The United Nations Resident and Humanitarian Coordinator in Nigeria, Mr. Matthias Schmale, has called for adequate investment in environmental education for children to support the fight against climate change.
Schmale said so in his speech at the inauguration of the United Nations Climate Action Superheroes, in commemoration of World Environment Day 2022 on Monday, in Abuja.
The event was organized by the Digibrands GreenhubAfrica Foundation, in partnership with the United Nations Information Center in Lagos, to spread environmentally sustainable practices.
According to him, UN Secretary General Antonio Guterres while in Nigeria said that based on the reports the UN had commissioned and received, there was an urgent need to preserve the planet.
Schmale said, “Global warming is increasing at a rate that is unsustainable; there is a sense of urgency, we need to protect the land we have.
“We have no alternative, we can’t all go to the moon; we need to make sure this planet stays livable, so that’s the first message.
“The second message is that, as Guterres said, unfortunately policymakers have failed so far, they haven’t done enough.
“I think the importance of having children here today is that we hope they will see through the work that they have done in the project that we have seen.
“Children are the guardians of the future, if we invest in them and bring them to the table now, we may have a better chance of winning this race against time.”
Speaking at the event, the Chairman of GreenhubAfrica’s International Advisory Board, Prof. Obas Ebohon, urged the Federal Government to create an enabling environment in which stakeholders can actively participate in the fight against climate change.
Ebohon, also a professor of sustainability and environmental law at London South Bank University, UK, said the role of government was very fundamental to global environmental sustainability.
“Government has a primary role in establishing a level playing field, where every citizen, cooperation and business play by the rules, the issue related to climate change is huge.
“That’s why we need the government to implement rules and regulations that will allow us to internalize our costs and benefits of using the environment; the role of government is fundamental.
“Government alone cannot manage itself and therefore the whole concept of Agenda 21, which brings everyone and governments together with the responsibility to participate in global environmental sustainability.”
He added that the concept of environmental sustainability has become important to ensure intergenerational equity and accessibility in the face of the situation.
In the same vein, Education Minister Adamu Adamu stressed the need to safeguard the natural environment for the young and future generation.
Adamu was represented by Ms. Uche Onwuama, Deputy Director in charge of Multilateral Affairs in the Education Support Services Department of the Ministry.
According to him, “there is a need for collective consciousness in daily actions to protect the available resources that God has provided for all.
“As you know, education is an essential agent in the fight against climate change; education can encourage people to change their attitude and behavior and help them make informed decisions.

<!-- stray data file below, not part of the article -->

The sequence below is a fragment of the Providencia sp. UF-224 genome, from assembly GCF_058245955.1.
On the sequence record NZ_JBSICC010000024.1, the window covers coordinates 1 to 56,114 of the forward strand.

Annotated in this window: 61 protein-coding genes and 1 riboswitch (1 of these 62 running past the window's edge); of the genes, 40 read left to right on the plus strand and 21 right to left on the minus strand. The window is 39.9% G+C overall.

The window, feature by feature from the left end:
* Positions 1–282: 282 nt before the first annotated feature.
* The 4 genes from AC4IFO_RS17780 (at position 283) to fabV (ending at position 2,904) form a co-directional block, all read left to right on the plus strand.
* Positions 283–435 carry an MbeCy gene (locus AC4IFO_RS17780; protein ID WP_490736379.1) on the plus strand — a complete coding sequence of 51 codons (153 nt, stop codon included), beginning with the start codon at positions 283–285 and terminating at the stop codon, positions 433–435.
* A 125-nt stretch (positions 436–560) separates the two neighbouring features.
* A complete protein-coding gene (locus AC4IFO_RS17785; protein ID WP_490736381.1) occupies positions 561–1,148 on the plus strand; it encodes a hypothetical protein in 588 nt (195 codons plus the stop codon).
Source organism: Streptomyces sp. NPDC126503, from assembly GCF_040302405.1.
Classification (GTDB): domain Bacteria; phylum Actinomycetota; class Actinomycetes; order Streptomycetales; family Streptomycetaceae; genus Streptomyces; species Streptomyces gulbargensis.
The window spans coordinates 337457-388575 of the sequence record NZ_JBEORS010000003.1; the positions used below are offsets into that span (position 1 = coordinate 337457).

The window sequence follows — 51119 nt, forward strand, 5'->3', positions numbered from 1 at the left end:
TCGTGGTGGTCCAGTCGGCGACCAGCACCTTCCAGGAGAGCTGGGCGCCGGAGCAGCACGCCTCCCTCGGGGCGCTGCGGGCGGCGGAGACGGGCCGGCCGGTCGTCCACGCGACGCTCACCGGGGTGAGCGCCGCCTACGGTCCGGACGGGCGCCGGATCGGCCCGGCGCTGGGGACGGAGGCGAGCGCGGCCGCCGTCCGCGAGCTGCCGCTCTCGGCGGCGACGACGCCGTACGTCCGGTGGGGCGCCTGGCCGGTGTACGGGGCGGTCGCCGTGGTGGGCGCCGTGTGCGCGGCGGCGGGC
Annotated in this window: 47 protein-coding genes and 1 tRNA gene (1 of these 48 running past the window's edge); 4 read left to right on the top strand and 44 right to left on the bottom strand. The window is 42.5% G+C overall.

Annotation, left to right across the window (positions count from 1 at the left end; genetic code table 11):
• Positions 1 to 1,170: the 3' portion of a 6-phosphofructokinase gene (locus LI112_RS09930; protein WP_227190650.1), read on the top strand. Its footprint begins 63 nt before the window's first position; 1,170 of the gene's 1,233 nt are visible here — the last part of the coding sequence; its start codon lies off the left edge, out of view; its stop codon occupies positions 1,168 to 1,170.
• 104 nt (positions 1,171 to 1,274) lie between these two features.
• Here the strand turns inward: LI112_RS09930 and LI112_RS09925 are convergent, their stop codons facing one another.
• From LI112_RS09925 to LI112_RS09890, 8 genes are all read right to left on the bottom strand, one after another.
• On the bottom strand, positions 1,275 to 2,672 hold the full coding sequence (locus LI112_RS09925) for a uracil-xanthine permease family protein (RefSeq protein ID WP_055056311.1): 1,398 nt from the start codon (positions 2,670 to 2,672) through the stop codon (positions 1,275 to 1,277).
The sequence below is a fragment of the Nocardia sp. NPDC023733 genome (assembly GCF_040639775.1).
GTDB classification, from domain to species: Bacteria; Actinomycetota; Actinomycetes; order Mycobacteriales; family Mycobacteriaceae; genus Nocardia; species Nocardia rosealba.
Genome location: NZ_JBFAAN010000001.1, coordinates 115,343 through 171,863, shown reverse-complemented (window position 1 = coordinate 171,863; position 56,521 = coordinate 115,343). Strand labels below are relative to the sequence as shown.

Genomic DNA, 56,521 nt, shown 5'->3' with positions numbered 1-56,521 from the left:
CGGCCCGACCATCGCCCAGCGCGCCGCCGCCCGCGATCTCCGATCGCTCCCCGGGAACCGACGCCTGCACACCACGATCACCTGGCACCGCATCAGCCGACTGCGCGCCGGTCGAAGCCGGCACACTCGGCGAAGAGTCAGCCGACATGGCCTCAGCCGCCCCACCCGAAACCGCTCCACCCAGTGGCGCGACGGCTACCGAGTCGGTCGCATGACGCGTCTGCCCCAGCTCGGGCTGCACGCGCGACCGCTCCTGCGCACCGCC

“The international community is aware of the importance of fighting climate change through education. Therefore, call on the government to educate, empower and engage stakeholders on climate change policies and actions.
“Such as the policies of the United Nations Framework Convention on Climate Change, the Paris Agreement and the associated Climate Empowerment Action (ACE) programme.”
He reiterated that the ministry will continue to work closely with all relevant environmental actors in responding to the UN’s call to ensure land security.
For his part, Senator Gershom Bassey, a senator representing the senatorial district of Cross Rivers South, assured that the 9th National Assembly will do everything possible to give priority to bills that concern the environment.
“One of the first things we did was the Petroleum Industry Law, which the 9th Assembly enacted after 20 years of delay in the National Assembly.
“We passed the bill and the president signed it into law; Key to this bill is the issue of environmental degradation as it relates to oil and gas exploration and production.
“We are very happy to have been able to resolve this issue, you can rest assured that any other issues in similar areas will be taken seriously,” Bassey said.
Meanwhile, Mr. Henry Bassey, CEO of the GreenhubAfrica Foundation, said catching children in their early stages of life has become essential to ensuring the survival of the planet down the line.
He said, “What we have done is conceptualize this asset for Nigeria and for the rest of Africa; there are eight superheroes who deal with the critical issues of climate change in Nigeria and Africa.
“From biodiversity to sea level rise and smoke; so each superhero addresses different issues that we face in Nigeria today.
“The beauty of launching the climate change superhero is that we’re really involving kids in an educational way, through our outreach, and that they’re making decisions that help them protect the environment.”
The 2022 edition of World Environment Day, with the theme: “One Earth”, was celebrated on June 5.
The day is marked annually for the 50th year since the first United Nations conference in Stockholm, Sweden, in 1972. (NAN)